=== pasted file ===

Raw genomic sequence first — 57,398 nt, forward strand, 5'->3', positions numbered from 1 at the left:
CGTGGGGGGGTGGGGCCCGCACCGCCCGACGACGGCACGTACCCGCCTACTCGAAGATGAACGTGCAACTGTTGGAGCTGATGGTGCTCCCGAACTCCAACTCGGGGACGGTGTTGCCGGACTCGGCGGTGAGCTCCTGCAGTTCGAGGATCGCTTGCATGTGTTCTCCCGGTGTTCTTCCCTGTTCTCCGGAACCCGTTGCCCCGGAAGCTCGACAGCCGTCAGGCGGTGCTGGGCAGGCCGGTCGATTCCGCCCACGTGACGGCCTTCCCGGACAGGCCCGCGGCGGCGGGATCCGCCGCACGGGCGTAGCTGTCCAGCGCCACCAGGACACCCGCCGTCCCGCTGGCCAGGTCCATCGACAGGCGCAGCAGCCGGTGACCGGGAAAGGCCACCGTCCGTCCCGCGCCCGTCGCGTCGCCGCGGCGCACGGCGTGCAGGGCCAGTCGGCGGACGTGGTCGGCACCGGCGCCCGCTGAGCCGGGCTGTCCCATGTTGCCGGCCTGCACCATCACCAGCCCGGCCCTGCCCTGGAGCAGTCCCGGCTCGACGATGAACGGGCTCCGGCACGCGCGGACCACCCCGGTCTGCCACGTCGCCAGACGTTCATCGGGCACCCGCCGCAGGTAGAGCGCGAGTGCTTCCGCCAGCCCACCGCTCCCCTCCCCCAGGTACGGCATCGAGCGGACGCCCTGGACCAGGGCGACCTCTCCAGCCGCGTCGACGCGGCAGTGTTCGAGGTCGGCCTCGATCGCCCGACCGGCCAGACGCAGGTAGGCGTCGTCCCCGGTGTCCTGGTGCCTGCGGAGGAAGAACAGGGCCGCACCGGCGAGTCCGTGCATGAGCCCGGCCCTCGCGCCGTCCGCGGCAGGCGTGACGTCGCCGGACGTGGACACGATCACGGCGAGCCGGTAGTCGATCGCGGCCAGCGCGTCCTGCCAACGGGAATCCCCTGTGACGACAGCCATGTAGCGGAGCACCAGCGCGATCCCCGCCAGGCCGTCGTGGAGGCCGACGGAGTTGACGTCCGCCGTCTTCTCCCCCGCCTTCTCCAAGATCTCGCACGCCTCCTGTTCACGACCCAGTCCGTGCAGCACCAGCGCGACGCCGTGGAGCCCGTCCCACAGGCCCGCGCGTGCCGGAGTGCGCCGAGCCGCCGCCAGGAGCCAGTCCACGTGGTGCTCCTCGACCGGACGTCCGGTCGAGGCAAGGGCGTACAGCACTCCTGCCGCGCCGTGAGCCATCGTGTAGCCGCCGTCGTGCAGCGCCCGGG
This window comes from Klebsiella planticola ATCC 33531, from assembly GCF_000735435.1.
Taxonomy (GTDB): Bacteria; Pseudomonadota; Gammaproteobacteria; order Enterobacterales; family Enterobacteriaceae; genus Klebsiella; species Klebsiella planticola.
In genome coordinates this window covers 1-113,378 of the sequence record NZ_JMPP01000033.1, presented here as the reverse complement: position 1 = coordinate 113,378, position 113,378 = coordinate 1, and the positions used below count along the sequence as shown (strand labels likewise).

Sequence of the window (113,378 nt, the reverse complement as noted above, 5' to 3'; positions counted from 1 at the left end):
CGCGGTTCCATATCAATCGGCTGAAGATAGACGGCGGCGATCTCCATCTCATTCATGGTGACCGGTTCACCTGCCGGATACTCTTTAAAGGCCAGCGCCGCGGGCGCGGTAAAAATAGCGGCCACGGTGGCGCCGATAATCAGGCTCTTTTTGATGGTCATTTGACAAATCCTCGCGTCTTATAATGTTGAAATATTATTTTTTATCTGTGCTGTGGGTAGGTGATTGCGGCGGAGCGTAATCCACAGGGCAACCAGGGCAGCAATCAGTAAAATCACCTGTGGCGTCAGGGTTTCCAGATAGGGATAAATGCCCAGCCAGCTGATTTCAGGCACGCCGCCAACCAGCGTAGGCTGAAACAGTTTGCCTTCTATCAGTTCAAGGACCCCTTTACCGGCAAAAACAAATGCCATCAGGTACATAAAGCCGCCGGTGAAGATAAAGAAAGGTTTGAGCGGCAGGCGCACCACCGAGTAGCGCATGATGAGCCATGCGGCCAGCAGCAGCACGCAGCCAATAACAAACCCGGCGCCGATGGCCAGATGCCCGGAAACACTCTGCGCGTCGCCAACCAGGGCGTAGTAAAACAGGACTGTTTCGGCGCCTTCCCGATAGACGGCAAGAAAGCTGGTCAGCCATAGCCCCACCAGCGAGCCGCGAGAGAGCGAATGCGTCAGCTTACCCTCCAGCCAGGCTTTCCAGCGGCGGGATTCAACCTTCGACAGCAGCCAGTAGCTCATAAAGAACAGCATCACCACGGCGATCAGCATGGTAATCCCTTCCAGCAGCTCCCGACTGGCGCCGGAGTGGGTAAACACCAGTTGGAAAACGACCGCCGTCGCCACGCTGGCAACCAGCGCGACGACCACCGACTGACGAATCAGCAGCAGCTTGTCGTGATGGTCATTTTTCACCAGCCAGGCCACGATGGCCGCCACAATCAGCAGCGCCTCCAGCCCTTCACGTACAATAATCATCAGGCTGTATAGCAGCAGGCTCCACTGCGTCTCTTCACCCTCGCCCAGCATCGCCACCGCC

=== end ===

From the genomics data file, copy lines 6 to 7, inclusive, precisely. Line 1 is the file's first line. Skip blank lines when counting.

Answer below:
Sequence of the window (113,378 nt, the reverse complement as noted above, 5' to 3'; positions counted from 1 at the left end):
CGCGGTTCCATATCAATCGGCTGAAGATAGACGGCGGCGATCTCCATCTCATTCATGGTGACCGGTTCACCTGCCGGATACTCTTTAAAGGCCAGCGCCGCGGGCGCGGTAAAAATAGCGGCCACGGTGGCGCCGATAATCAGGCTCTTTTTGATGGTCATTTGACAAATCCTCGCGTCTTATAATGTTGAAATATTATTTTTTATCTGTGCTGTGGGTAGGTGATTGCGGCGGAGCGTAATCCACAGGGCAACCAGGGCAGCAATCAGTAAAATCACCTGTGGCGTCAGGGTTTCCAGATAGGGATAAATGCCCAGCCAGCTGATTTCAGGCACGCCGCCAACCAGCGTAGGCTGAAACAGTTTGCCTTCTATCAGTTCAAGGACCCCTTTACCGGCAAAAACAAATGCCATCAGGTACATAAAGCCGCCGGTGAAGATAAAGAAAGGTTTGAGCGGCAGGCGCACCACCGAGTAGCGCATGATGAGCCATGCGGCCAGCAGCAGCACGCAGCCAATAACAAACCCGGCGCCGATGGCCAGATGCCCGGAAACACTCTGCGCGTCGCCAACCAGGGCGTAGTAAAACAGGACTGTTTCGGCGCCTTCCCGATAGACGGCAAGAAAGCTGGTCAGCCATAGCCCCACCAGCGAGCCGCGAGAGAGCGAATGCGTCAGCTTACCCTCCAGCCAGGCTTTCCAGCGGCGGGATTCAACCTTCGACAGCAGCCAGTAGCTCATAAAGAACAGCATCACCACGGCGATCAGCATGGTAATCCCTTCCAGCAGCTCCCGACTGGCGCCGGAGTGGGTAAACACCAGTTGGAAAACGACCGCCGTCGCCACGCTGGCAACCAGCGCGACGACCACCGACTGACGAATCAGCAGCAGCTTGTCGTGATGGTCATTTTTCACCAGCCAGGCCACGATGGCCGCCACAATCAGCAGCGCCTCCAGCCCTTCACGTACAATAATCATCAGGCTGTATAGCAGCAGGCTCCACTGCGTCTCTTCACCCTCGCCCAGCATCGCCACCGCC